Writer Joseph J. Airdo
Photography Courtesy of Scottsdale Public Library
[dropcap]A[/dropcap]nywhere you look around Arizona, horses play a very important role. They are a cowboy’s best friend, an outdoor enthusiast’s favorite form of transportation and an entire population’s primary symbol of simpler times.
Horses have become synonymous with our state’s Western heritage. This is especially true in our Desert Foothills communities, where these majestic creatures have been helping to create, shape, maintain and vitalize our lives for the past 140 years.
Their significance to our state’s history is vast, as horses have provided essential contributions to both the labor that built the communities in which we now live and the recreational activities that define the unique culture that people travel here from all over the world to experience.
Arizona simply would not be Arizona without horses.
The Real Workhorses
Much of our state’s history begins with William John Murphy — a businessman, contractor and land developer who, in 1880, moved with his family to what was then known as the Arizona Territory. Initially contracted by railroad companies for grading and roadwork services, Murphy later joined three builders with whom he landed a $500,000 contract to build the 40-mile-long Arizona Canal from Granite Reef to New River.
To say that the project was vitally important would be an understatement, as it would bring water to the very dry lands of Maricopa County and eventually lead to Scottsdale’s founding in 1951. Murphy and his team used horses to pull their digging and dredging equipment to complete the canal by 1885.
A few years later in 1888, U.S. Army Chaplain Winfield Scott visited the Salt River Valley and, impressed with its potential, made a down payment on 640 acres of land to start a farming operation near the heart of what is now downtown Scottsdale. Scott, too, relied heavily on horses as he and his wife Helen provided settlers with tours of the town via horse-drawn carriage.
Scott also traveled by horse into downtown Phoenix to deliver crops to the Phoenix Herald newspaper and to attend sessions of the Arizona Territorial Legislature — to which he was eventually elected.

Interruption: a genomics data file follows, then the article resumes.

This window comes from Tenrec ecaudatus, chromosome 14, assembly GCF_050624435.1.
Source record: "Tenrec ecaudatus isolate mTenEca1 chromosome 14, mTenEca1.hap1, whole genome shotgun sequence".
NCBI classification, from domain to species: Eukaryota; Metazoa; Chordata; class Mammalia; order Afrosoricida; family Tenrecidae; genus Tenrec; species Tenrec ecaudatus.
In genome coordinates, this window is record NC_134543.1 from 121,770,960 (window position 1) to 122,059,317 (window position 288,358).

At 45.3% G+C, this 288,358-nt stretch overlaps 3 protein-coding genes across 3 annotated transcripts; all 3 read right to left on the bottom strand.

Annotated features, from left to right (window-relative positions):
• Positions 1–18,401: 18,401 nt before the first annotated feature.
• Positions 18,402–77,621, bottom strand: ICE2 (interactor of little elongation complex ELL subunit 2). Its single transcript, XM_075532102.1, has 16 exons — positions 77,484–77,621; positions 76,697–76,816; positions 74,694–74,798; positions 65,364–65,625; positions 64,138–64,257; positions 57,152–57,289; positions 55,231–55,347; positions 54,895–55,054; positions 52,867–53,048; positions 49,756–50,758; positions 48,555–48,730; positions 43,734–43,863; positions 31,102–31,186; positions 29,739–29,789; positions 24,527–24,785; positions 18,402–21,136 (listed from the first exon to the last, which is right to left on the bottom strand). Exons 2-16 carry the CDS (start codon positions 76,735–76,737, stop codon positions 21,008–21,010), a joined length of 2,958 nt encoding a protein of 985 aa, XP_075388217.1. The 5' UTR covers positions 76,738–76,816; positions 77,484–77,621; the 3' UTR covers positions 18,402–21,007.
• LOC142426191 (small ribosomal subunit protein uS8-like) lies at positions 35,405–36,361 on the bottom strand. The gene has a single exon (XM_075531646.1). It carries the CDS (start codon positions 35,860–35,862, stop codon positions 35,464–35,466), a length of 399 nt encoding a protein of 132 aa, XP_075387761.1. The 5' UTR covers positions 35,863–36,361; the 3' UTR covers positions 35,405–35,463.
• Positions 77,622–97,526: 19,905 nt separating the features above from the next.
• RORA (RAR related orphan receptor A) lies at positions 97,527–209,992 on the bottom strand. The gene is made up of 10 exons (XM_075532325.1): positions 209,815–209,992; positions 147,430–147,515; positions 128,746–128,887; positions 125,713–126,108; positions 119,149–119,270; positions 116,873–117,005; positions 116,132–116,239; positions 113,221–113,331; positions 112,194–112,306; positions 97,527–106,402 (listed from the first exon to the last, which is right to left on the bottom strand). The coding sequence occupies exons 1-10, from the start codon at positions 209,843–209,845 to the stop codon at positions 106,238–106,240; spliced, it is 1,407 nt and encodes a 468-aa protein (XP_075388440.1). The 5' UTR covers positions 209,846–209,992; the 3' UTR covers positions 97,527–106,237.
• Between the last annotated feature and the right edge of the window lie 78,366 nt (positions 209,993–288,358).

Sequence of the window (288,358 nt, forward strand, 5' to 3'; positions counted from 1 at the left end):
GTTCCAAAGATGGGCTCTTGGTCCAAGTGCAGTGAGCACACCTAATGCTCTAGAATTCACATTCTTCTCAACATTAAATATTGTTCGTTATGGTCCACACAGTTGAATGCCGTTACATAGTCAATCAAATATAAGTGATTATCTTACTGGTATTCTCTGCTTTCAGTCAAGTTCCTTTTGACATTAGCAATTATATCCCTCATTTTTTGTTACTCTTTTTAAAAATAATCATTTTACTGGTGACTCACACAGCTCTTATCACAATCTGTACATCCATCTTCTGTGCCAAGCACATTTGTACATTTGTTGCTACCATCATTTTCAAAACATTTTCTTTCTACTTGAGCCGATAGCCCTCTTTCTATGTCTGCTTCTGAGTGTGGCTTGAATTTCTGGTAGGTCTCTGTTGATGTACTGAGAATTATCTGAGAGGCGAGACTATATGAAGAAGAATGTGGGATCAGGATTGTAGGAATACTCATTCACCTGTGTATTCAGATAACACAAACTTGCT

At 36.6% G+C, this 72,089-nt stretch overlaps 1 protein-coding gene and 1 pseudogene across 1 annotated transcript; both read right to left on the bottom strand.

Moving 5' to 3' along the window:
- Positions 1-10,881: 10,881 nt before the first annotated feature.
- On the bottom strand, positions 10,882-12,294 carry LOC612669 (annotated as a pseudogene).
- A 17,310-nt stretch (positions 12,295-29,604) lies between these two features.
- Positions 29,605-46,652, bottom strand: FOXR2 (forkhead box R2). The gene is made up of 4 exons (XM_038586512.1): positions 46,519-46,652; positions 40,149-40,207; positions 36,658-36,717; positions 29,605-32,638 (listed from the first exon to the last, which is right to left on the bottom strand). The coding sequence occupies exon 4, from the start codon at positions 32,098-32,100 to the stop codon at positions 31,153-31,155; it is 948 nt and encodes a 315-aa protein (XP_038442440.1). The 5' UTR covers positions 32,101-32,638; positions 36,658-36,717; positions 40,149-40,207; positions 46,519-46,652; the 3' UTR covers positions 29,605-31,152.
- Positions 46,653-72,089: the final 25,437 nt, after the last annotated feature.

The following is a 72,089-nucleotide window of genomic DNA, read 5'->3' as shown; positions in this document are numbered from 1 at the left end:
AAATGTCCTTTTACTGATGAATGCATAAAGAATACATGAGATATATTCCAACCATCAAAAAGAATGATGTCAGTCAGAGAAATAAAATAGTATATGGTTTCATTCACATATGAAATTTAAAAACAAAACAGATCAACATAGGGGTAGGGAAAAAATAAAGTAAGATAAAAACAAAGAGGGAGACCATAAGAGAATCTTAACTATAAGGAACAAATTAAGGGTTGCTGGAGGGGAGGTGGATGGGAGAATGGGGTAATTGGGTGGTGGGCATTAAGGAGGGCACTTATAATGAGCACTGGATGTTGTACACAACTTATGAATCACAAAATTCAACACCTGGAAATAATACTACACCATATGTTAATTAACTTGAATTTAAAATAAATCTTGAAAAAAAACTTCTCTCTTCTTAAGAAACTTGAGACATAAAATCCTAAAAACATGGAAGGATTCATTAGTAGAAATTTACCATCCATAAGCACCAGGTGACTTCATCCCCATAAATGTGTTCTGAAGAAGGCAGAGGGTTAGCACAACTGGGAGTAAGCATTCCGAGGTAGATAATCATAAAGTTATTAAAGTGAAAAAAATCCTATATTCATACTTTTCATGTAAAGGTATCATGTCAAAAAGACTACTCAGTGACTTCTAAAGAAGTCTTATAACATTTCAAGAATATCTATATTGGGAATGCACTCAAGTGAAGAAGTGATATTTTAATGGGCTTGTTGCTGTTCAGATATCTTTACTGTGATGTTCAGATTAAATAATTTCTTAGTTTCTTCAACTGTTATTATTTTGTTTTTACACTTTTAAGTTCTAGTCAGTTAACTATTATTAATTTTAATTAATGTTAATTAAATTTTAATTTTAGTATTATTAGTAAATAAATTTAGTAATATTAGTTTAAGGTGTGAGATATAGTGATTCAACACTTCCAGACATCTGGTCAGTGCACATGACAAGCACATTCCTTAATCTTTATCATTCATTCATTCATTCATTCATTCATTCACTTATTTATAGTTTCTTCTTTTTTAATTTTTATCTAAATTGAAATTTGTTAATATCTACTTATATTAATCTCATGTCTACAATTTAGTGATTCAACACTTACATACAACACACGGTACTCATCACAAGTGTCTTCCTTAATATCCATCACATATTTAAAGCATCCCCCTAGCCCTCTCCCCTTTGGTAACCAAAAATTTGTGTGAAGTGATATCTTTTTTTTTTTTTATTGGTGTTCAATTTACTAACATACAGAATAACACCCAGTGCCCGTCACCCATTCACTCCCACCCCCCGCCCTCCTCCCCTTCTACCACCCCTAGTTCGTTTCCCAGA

In 1909 — one year before his death — Scott commissioned Scottsdale’s first resident artist Marjorie Thomas to paint a portrait of his beloved retired U.S. Army mule, Old Maud. That oil painting, which is now on permanent display in the Scottsdale Historical Museum, led Thomas to have a lifelong fascination with horses and mules as they became a favorite subject in her work.
Around the same time, George Cavalliere arrived in the Arizona Territory and began providing blacksmithing services for the horses that were being used to dredge and maintain the Arizona Canal. Originally mounted on skids and pulled along the canal bank by a team of horses, Cavalliere Blacksmith Shop later set anchor at Brown Avenue and Second Street — where it remains operational as an ornamental ironwork business today.
Speaking of Brown Avenue, the street’s namesake Edwin Orpheus (E.O.) Brown — who was responsible for much of North Scottsdale’s early development — heavily relied on horses to traverse the 44,000-acre cattle ranch that he, his sons and his partners established in the 1910s.
Even as automobiles began appearing in the area at that time, horses remained residents’ primary form of transportation — especially because many of them were ranchers and much of Scottsdale’s side streets were still unpaved.
Of course, horses were — and still are — used for much more than just work and travel. Their history is deeply rooted in Arizona’s recreational activities as well.
The fall of 1920 saw the rise of the Cavalry Reserve Officers Training Corps at University of Arizona. Cavalry ROTC sponsored a number of recreational activities on the campus — including co-ed horseback riding clubs and a nationally recognized polo team. In 1924, University of Arizona’s polo team won the Western Collegiate Championship and traveled to the east coast to present President Calvin Coolidge with a cowboy hat.